The last of Bach's suites "for the English" (but not in an English style) follows the pattern of its predecessors, a prelude introducing a series of French dances. This prelude, though, is far more extended than the others. It falls into two sections, the first (about a quarter of the piece) being a measured introduction in two voices, and the second being a faster, elaborate fugue.
The dances begin with an Allemande, whose melody includes a twisting figure that slightly recalls the prelude. Next comes a Courante, whose first two notes mimic a portion of the Allemande, although the rest of the material is quite different; fussy stair-step material in the left hand accompanies and sometimes imitates the slightly more spare right-hand melody.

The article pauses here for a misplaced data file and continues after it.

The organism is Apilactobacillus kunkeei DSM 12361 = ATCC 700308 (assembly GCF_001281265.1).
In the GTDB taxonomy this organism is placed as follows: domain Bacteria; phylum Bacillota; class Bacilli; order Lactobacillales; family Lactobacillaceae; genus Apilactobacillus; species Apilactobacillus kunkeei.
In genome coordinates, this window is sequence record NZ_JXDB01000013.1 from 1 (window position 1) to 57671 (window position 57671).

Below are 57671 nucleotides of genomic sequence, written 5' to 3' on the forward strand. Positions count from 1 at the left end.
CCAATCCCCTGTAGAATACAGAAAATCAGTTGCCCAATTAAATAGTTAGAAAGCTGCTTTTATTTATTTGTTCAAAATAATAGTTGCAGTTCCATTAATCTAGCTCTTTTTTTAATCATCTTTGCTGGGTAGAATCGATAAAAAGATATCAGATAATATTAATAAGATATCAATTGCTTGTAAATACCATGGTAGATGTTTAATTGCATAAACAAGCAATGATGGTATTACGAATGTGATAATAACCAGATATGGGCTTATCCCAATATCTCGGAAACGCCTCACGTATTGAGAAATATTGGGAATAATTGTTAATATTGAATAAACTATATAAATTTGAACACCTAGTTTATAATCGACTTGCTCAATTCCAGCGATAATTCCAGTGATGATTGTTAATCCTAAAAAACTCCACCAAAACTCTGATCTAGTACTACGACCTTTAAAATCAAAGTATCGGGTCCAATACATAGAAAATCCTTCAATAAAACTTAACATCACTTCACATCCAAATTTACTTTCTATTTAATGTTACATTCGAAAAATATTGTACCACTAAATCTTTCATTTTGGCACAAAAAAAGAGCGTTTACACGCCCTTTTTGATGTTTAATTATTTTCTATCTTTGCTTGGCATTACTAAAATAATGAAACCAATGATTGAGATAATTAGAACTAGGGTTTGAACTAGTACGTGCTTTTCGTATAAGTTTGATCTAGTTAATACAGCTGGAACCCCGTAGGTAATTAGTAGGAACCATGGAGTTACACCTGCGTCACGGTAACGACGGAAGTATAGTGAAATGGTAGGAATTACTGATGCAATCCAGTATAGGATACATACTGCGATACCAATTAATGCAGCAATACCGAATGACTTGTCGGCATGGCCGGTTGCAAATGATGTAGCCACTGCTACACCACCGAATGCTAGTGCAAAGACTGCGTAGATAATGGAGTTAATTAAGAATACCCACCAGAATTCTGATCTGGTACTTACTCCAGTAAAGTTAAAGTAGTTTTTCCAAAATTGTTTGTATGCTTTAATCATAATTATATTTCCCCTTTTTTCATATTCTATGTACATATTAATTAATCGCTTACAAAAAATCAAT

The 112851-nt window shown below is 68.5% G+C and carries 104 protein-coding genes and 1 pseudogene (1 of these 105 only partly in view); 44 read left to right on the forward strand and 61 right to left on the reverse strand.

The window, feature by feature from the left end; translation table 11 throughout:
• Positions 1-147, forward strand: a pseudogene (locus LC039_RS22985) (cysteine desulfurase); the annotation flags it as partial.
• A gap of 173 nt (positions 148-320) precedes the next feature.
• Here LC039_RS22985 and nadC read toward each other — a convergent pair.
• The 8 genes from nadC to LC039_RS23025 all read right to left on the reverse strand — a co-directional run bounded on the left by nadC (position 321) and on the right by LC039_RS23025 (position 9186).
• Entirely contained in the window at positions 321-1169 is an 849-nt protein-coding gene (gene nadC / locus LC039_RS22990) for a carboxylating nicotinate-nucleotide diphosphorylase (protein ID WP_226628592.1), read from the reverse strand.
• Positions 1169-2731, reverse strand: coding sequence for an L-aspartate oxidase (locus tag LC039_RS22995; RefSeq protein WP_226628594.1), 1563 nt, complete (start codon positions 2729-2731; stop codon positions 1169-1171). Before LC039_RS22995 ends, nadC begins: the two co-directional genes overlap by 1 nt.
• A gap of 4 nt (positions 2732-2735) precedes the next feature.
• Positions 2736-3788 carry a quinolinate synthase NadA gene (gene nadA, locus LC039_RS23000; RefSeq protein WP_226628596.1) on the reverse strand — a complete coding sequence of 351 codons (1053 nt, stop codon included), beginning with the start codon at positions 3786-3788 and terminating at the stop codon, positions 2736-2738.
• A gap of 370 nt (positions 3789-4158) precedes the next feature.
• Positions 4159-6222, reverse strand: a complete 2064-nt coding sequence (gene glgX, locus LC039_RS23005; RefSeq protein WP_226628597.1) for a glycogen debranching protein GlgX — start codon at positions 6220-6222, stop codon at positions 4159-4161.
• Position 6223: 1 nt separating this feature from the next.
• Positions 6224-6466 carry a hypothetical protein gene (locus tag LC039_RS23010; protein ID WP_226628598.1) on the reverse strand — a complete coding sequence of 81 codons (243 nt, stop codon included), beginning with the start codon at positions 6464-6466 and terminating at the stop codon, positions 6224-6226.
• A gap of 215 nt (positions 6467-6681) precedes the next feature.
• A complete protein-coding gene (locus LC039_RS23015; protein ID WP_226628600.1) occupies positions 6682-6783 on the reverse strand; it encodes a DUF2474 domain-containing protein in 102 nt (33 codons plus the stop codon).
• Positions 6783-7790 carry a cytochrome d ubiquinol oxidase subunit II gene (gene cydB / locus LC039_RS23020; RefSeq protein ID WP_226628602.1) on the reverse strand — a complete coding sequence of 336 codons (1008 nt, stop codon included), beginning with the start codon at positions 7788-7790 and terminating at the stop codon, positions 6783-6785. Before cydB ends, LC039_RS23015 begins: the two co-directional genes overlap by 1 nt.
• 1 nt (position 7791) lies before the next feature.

The Sarabande is typically stately, and develops from a series of chords with trills that broaden out into a fuller melody. A more intricate, less chordal variation (or "double") immediately follows. Next come two bright and busy Gavottes, the first receiving an abbreviated repeat after the second, which is a Musette that imitates a droning bagpipe as well as a non-sustaining instrument like the harpsichord can. The final movement is the expected Gigue, somewhat more complex than is typically the case, with fairly thick voicing and massive left-hand trills.